RL: We interviewed youth (grade 9-10) in both urban and rural areas, and 80-90 percent of the ones we interviewed wanted to remain in Isaan for university. They wanted to go to, say, Rajabhat Surin or KKU. Going to KKU is the apex of excellence for them. Their parents throw a big party if they get into KKU.
In the academic literature that I’ve seen since the 1970’s, Bangkok was the centre of the academic universe in Thailand. It was also presumed that if you’re a good student you ought to try for a scholarship to Chulalongkorn, Thammasat, or Mahidol etc. in Bangkok.
But when higher education provision expanded into the provinces, it uncovered a frame of reference among rural students that many did not expect. Given the choice, they would actually prefer to be not so far away from home, and they didn’t necessarily yearn for bright city lights. We interviewed 100 university students and they all said this.
Did it come as a surprise to you that Isaan students prefer to attend university close to home?
It shocked one of our Isaan team members. It really busted the myth that she had in her own mind about other young people in Isaan having similar aspirations to her; she’s from Surin, she’s very cosmopolitan, she won various scholarships to go to Japan since high school, she’s learning Spanish. Not that she doesn’t love “home,” she sends remittances to her family and visits home at every opportunity.
Another myth that we ended up busting was the one about how Isaan people are desperate to leave Isaan and come to Bangkok. An argument that students made was that “If I go to Bangkok I might become a second-class citizen”. They feel inferior, in some sense, so why bother?
There is a common perception that Isaan people flock to Bangkok because it is hard to make a living in Isaan. What did the findings have to say about that?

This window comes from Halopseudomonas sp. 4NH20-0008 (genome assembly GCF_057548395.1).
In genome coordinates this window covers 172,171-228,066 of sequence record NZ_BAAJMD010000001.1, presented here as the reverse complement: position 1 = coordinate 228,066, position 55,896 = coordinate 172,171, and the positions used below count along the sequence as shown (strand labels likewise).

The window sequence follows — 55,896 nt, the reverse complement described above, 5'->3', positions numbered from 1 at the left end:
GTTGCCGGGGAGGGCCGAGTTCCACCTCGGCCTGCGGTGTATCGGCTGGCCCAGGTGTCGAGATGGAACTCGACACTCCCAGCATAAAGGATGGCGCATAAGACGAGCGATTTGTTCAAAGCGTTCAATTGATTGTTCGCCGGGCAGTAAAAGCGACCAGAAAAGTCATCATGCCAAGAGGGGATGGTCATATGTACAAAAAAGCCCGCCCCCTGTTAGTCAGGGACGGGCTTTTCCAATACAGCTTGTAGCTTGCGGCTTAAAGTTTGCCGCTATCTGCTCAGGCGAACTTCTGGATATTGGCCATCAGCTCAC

RL: Our research shows that for the past 50 years migration from Isaan to Bangkok is around 40-70 percent, depending on the studies that you look at. Our study revealed that only 25 percent have ever lived away from their homes for more than a year, and only half of those went to Bangkok; across all ages.
TP: We then went further and asked if anybody in the house had ever lived outside of the province, and 39 percent said yes. That means that 61 percent of people in Isaan have never left the region. Only 25 percent of Isaan have migrated to another place for more than one year.
This flies in the face of the myth that Isaan people have to go elsewhere to find success. But what we can’t do with this question is show a generational difference.
If we’re talking to a 25-year-old now, maybe for their parents the reality was 70 percent migration to Bangkok, but for this generation now it is much, much less. The assumption of massive migration or even the desire to migrate just doesn’t seem to hold anymore.
RL: We found this reinforced again and again when we talked to Isaan university students. They have no desire to live in a metropolis like Bangkok; for them it’s just unimaginable. This was a big surprise for us. Some of our team who came from Bangkok found it really hard to believe that no one wanted to come here!
The Isaan Record